10 Step Guide to Small Budget Aquariums

People love to keep pet fish but fish keeping is super expensive hobby. I’ve been in the industry for decades and know the tricks to setup a small tank at low cost. It’s actually really easy to setup a tank for cheap. I’ve split up the tricks into 10 segments.


1. Buy a used fish tank


Most aquarium equipment is generally not that expensive. The price on a used aquarium is around 30% of the original cost. OR AT LEAST that’s what I shoot for on a good price. Around 80% of people quit this hobby within the same year of purchasing their aquarium. Crazy right?! Not really.. (Read #2 to find out why most fail).




Used tanks are such a BETTER DEAL. What usually happens is the tank and equipment might be a little dirty or have dried water stains but that stuff cleans up with a little elbow grease. There are tricks to cleaning it (using white vinegar, etc). Craigslist is a good place to search and facebook groups where they sell items for sale are good too.


2. Beneficial Bacteria


The number one fail that beginners make is setting up a brand new tank and tossing some fish in there. Even a small tank needs this. This is hands down the most important factor to a successful aquarium.


If your setting up a brand new tank, then you NEED TO obtain some filter paper from a different “established” aquarium. What you do is take a chunk of their filter paper and put it in your brand new filter. This jump starts what is known as the “cycle” of establishing a fish tank.


You need to be constantly running that filter with that used filter paper in it. Your tank will start to grow its own bacteria and you will then have an established setup. It is crucial to always have this beneficial bacteria because it makes the water safer for your fish.


3. Bigger is Better


I know most beginners want a small tank but guess what… larger tanks are ten times easier to care for. A 55 gallon tank is perfect because they make so many on them and they are super popular. I know some of you are only wanting a small tank for decoration in your living room or office but.. remember that you will be limited to fish selection.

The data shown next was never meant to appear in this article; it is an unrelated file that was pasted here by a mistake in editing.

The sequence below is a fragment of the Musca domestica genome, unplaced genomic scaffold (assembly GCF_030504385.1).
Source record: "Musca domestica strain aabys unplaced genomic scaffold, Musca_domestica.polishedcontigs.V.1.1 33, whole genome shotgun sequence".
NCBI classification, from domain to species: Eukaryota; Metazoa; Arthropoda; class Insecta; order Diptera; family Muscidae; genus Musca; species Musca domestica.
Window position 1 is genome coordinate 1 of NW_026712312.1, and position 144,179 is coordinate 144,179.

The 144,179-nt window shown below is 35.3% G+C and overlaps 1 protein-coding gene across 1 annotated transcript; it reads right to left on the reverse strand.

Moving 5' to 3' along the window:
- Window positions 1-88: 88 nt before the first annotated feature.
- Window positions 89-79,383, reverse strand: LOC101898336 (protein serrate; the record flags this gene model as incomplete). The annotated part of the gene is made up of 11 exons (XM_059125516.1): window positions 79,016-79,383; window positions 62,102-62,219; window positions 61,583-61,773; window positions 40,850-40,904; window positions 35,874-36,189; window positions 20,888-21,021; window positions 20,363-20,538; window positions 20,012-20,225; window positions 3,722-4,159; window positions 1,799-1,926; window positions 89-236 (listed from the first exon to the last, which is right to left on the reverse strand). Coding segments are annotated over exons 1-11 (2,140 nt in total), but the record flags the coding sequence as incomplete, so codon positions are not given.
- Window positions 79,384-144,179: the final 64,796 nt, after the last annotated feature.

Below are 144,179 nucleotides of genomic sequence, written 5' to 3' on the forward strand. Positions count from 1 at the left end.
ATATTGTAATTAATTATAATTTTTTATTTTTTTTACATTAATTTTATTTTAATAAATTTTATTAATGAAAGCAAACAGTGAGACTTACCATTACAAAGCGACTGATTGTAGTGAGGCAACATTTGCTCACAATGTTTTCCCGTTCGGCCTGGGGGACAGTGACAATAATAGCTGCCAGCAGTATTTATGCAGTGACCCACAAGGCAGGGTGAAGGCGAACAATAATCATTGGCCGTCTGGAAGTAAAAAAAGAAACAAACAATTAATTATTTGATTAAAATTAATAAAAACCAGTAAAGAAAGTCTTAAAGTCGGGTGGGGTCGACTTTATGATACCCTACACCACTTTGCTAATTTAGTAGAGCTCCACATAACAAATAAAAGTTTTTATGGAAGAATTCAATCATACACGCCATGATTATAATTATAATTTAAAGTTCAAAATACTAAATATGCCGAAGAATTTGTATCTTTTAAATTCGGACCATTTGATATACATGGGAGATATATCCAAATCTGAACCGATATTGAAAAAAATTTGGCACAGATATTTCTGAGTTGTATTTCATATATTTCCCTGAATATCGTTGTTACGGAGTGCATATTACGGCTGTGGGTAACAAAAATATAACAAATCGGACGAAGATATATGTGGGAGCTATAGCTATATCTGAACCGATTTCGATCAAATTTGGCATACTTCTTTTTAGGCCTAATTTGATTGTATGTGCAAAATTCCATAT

I’m going to keep blabbing about buying a bigger tank because they are so so so much easier to care for than smaller sized tanks. Think of it this way, a fish is going to dilute the water with its waste load far less with more water. And once you let a larger body of water establish itself with bacteria… it really just takes care of itself.


4. Goldfish NEED Big Tanks


They hand out goldfish at the fair and people love the idea of keeping them as a pet. Just go buy a $2 goldfish bowl and your good to go right? WRONG. These fish are super messy and need 30 gallons of water per fish. The reason why is because the common goldfish grows to around 12 inches long! Crazy right?!


5. Water Changes


The water you put in your fish tank has oxygen in it. The fish use that oxygen to live. Because the fish also poops in the water.. that raises ammonia levels which also kills oxygen. So the water runs out of oxygen and your fish suffers without new oxygen. This is where adding new water comes in.